I love it when I can incorporate multiple subjects into one lesson or multiple learning styles into one lesson. Our Florida Oceans lesson was one of those lessons that just jelled well together. We got a bit of geography lessons, science lessons, and a bit of art fun.
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What you need for the Florida oceans lesson
Parrotfish and Sunken Ships: Exploring a Tropical Reef, crayons, watercolor paints, acrylic paint, paper, stapler
Florida oceans lesson
I found a wonderful book called Parrotfish and Sunken Ships: Exploring a Tropical Reef by Jim Arnosky, and it was perfect for the Florida oceans. I’ve loved his books before and this one is even more wonderful because he talks through is day exploring with his wife.
Slowly page by page it talks through the different areas of Florida shoreline and oceans. As he went through each step we drew and illustrated what we’d find there in the Florida oceans.
If we weren’t sure, we’d refer back to the book and look for more ideas.
After each step, we’d paint watercolors over it, so it could look like it was underwater The first area is shallow, about 18 inches deep, so it’s the smallest piece of paper.
The second area is deeper and has some coral reefs. We used a crinkled up plastic bag and acrylic paint to simulate this one. This is where it got a bit messy, to be honest. Future Ticia here, I’m chiming in to say, this is also why we bought a card table, we knew would get covered in paint.
As each layer was added I required more of the product they were making because they had more room. By the time they got to the third layer of the book they were drawing at least 5 sea creatures, and one sunken object. Not too surprisingly they all opted to put in sunken ships. Of course one of the boys decided there were ghost pirates in the water too……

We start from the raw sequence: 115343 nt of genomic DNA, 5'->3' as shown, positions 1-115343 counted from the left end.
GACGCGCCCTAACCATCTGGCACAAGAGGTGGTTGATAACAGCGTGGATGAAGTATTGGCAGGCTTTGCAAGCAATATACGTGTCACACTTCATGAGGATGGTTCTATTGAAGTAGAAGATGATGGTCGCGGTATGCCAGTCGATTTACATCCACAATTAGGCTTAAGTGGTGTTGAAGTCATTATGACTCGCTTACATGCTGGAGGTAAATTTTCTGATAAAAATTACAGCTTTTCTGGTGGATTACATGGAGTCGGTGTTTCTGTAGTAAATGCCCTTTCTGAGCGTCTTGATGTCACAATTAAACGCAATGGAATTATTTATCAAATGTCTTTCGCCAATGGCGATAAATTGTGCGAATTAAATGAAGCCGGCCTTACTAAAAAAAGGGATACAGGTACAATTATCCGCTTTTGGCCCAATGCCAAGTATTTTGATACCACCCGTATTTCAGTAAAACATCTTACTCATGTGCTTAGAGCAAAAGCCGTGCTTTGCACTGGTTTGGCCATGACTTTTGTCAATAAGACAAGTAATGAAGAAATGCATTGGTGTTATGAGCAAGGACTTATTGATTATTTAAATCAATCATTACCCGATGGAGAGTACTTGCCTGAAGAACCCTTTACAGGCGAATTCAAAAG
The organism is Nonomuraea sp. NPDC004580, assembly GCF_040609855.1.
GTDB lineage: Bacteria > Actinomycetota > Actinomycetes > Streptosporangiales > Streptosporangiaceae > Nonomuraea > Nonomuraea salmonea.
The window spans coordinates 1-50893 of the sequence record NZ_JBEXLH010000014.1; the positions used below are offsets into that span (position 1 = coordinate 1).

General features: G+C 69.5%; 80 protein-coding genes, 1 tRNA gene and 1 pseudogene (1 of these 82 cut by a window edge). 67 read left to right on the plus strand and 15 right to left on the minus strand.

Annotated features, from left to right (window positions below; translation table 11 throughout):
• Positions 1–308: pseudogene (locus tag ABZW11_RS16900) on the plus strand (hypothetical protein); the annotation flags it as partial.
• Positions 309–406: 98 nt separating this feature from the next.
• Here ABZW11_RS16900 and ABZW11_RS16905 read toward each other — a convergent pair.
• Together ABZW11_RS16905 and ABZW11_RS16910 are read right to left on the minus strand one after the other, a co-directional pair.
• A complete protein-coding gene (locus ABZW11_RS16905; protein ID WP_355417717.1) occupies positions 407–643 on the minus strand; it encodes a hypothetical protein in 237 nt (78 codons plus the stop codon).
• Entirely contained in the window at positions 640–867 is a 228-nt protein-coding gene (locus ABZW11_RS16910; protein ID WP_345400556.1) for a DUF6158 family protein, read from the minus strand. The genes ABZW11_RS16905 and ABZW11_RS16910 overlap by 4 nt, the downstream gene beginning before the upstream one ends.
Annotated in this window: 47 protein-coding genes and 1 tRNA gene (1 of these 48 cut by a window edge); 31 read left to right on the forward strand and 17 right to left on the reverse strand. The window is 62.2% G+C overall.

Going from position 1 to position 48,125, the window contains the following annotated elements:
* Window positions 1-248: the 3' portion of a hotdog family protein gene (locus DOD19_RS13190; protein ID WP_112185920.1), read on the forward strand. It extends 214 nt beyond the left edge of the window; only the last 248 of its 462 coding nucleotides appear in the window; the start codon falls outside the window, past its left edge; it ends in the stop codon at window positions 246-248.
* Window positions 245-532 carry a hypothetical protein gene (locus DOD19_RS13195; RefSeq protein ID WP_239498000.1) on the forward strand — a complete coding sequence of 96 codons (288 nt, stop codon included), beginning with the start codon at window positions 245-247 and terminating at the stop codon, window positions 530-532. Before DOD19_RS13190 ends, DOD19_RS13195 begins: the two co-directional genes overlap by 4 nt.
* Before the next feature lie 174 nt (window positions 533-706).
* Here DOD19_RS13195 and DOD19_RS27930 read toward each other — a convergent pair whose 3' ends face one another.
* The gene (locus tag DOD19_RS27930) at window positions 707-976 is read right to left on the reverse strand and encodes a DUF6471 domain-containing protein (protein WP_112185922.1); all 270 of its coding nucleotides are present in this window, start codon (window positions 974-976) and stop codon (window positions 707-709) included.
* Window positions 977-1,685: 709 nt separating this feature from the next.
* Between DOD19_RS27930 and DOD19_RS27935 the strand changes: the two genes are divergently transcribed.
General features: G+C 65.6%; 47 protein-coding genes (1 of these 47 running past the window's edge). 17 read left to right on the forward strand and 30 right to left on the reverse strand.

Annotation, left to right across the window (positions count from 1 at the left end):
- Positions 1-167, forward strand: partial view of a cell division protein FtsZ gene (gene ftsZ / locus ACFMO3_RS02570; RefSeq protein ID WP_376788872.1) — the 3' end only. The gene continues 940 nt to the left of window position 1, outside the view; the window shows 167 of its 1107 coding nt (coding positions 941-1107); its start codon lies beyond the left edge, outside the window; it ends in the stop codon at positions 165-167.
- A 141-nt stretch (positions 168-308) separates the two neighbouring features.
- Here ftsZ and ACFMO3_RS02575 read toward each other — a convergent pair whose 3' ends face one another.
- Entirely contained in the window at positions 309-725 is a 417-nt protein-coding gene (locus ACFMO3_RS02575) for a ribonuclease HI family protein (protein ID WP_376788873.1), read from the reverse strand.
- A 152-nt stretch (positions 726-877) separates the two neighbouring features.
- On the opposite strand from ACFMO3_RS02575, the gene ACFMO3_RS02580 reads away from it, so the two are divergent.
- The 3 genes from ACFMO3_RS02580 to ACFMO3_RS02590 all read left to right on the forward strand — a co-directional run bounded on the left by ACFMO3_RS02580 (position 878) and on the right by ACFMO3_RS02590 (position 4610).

The fourth layer has the more amazing coral structure from Florida oceans, so on this one I required a couple of different coral types and colors. I’m working with the kids on including colors in their drawings. This isn’t a problem so much for Princess who takes her time on any art project, but the boys…… There’s some projects they just hurry scurry through and then have a rather pitiful result.
I have no painted version pictured because we had to wait for the tempera paint we used for the coral to dry, and then the boys got impatient after it was painted, and stapled their projects together before I was ready for it……….
Yeah, we had some talks about patience after that one………….
Let’s learn some more about Florida’s oceans and the layers
We’d talked about the ocean’s layers before when we studied Swimming Creatures using Apologia Swimming Creatures. This is a much deeper and in-depth version of the ocean, and a bit different from what we learned about the Florida ocean layers.
Let’s see what others did this week:
Each week I’m spotlighting a few posts that were shared previously. Many posts get linked up later in the week and they don’t always get as many clicks as they deserve, so I’m trying to spotlight a few every week.